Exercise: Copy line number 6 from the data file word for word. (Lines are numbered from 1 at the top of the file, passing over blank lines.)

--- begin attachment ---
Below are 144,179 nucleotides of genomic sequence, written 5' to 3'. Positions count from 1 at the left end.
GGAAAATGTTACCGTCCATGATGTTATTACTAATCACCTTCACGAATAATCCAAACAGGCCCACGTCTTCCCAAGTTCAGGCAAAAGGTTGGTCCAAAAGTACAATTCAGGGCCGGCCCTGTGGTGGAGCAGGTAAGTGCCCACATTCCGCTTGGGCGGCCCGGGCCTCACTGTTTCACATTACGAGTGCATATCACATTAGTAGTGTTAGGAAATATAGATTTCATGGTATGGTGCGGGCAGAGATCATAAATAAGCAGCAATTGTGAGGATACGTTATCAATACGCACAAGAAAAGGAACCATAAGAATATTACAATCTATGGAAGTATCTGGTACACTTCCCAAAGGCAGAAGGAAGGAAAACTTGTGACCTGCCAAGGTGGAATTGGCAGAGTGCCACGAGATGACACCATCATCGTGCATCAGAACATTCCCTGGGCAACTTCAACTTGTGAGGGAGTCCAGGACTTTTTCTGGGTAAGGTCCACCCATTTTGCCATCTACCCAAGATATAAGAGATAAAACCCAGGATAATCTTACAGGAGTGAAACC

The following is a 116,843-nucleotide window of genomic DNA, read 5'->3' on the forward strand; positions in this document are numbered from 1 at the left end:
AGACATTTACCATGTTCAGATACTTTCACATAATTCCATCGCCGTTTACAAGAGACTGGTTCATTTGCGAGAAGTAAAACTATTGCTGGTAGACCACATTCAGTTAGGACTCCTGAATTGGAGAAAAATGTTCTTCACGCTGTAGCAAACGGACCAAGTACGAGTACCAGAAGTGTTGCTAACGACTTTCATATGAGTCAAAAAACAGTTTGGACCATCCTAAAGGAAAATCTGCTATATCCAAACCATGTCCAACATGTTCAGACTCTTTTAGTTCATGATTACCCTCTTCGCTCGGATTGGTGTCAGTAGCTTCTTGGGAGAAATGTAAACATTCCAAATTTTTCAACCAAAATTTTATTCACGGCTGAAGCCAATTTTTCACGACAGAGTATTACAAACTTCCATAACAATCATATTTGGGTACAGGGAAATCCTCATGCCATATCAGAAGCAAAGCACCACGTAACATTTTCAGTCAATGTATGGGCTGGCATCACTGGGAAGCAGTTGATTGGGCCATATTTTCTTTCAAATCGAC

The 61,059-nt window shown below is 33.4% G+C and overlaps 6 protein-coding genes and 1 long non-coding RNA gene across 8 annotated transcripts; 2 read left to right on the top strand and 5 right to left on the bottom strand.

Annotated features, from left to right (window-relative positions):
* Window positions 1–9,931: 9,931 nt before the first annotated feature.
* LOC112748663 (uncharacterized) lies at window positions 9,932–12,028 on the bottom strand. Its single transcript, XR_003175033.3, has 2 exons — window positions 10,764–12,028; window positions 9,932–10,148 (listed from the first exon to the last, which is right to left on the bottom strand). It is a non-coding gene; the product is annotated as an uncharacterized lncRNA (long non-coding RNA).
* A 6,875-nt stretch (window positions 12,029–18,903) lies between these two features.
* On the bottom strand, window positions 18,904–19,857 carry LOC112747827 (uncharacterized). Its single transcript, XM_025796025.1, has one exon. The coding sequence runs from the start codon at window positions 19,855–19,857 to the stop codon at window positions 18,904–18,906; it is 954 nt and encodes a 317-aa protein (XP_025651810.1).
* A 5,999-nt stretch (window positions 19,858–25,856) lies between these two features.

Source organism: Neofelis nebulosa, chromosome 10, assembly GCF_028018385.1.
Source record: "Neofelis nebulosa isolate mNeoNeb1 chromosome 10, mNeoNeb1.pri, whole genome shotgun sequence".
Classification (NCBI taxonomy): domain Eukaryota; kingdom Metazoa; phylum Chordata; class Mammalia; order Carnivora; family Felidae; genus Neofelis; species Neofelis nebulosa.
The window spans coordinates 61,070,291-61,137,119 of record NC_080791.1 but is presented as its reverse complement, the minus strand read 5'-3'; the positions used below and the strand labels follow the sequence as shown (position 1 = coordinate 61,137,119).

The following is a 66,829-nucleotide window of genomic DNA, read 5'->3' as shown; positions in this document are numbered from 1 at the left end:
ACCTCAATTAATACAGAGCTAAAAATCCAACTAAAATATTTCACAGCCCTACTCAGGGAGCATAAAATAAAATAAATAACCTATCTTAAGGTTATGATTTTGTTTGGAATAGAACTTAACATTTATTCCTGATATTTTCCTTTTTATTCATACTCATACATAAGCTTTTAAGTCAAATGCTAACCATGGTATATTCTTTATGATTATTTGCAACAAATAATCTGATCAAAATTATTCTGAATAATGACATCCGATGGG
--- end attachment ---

Annotated features, from left to right (window-relative positions):